Pope Francis raised a few eyebrows when in an impromptu conversation with the press on board his plane in 2013, he responded to a question about his view of homosexuality in the church, he simply said: “Who am I to judge?” Now, the church’s policies haven’t changed all that much, but the answer opened a conversation about who has the responsibility for judgment. Even though he’s the Pope, he declined to excise judgment in this case. For those of us who come from an open and affirming posture, this was pretty groundbreaking. The thing is, it’s to judge other people. We size each other up according to weight, height, education, race, gender, sexual orientation, or religion. When we do so, we often depend on stereotypes. That’s understandable. Stereotypes provide us with categories to judge whether a person is worth getting to know or can be trusted. Unfortunately, too often we both prejudge and misjudge.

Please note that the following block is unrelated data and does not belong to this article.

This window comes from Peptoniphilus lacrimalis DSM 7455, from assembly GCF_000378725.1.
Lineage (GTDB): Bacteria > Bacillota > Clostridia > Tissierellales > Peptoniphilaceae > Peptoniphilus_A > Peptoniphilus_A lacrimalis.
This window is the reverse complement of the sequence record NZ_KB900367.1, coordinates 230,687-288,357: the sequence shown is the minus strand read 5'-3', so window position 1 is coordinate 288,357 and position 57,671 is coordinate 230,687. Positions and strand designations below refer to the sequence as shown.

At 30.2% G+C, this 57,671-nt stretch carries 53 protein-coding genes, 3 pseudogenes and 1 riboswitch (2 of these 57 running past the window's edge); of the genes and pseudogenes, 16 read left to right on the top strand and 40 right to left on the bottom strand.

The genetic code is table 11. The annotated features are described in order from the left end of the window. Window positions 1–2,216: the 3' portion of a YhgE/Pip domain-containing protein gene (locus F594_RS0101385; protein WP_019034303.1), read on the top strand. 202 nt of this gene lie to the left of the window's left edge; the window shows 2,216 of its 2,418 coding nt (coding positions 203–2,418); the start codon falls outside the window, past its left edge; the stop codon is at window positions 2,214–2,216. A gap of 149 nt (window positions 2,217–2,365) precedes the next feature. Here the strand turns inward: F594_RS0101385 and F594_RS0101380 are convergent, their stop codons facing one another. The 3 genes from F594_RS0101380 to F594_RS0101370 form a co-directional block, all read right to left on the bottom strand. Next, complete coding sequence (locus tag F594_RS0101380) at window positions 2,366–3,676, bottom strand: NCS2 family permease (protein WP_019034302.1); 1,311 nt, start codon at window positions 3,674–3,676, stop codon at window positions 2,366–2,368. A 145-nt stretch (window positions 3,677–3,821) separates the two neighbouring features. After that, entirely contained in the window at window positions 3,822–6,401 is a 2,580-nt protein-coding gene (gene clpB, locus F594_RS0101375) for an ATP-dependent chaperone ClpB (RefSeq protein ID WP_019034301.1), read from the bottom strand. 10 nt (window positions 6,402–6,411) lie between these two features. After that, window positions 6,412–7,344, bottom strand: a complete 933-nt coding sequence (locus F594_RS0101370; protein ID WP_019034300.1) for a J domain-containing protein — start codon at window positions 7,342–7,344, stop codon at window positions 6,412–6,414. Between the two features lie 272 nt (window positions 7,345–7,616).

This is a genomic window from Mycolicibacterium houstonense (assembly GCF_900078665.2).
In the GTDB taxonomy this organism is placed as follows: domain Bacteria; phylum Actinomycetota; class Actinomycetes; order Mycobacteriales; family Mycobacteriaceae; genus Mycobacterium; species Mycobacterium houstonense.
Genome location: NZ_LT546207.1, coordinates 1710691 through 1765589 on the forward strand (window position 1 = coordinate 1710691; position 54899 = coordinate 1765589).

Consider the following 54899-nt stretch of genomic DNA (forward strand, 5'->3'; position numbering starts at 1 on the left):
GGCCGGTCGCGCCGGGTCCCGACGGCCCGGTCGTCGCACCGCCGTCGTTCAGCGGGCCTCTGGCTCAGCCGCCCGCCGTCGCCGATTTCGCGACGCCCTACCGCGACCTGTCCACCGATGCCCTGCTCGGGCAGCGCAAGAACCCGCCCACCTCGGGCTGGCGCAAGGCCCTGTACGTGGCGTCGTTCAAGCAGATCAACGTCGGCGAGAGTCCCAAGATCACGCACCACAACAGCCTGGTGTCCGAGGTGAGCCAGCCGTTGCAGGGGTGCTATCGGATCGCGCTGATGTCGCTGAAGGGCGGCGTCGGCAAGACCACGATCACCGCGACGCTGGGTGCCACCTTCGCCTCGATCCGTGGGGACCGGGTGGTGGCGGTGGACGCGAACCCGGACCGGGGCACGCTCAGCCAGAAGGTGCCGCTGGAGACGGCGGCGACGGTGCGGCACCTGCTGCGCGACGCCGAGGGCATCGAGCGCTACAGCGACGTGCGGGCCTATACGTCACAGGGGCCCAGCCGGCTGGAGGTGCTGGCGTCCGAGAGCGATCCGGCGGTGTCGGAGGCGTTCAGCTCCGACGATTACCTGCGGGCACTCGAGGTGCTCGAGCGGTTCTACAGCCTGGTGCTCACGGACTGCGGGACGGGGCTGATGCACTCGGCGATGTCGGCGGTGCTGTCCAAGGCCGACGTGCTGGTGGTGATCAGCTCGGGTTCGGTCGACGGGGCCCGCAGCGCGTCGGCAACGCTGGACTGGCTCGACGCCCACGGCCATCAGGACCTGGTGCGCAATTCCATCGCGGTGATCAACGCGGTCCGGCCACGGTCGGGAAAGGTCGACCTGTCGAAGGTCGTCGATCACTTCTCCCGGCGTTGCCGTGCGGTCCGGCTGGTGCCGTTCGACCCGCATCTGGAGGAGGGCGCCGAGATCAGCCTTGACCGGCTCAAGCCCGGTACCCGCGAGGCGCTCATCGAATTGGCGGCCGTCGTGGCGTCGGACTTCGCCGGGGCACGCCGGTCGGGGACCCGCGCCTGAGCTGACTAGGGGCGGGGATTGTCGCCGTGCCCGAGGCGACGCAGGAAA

The topic of judgment comes up as Paul brings his letter the Romans to a close. It’s important to remember that this a congregation that Paul not only didn’t found, but it’s one he’s never visited. This letter is intended as an introduction to the community since Paul is hoping to visit this previously established Christian community. He’s heard reports that there are dissension and division within this community of believers. While we can’t date it with certainty, a date around 57 CE would fit. So, we’re still in the early decades of the Christian community. The church is starting to attract Gentile believers, but it still has a significant Jewish component. And apparently, they’re not always on the same page, especially when it comes to issues like eating or honoring particular days.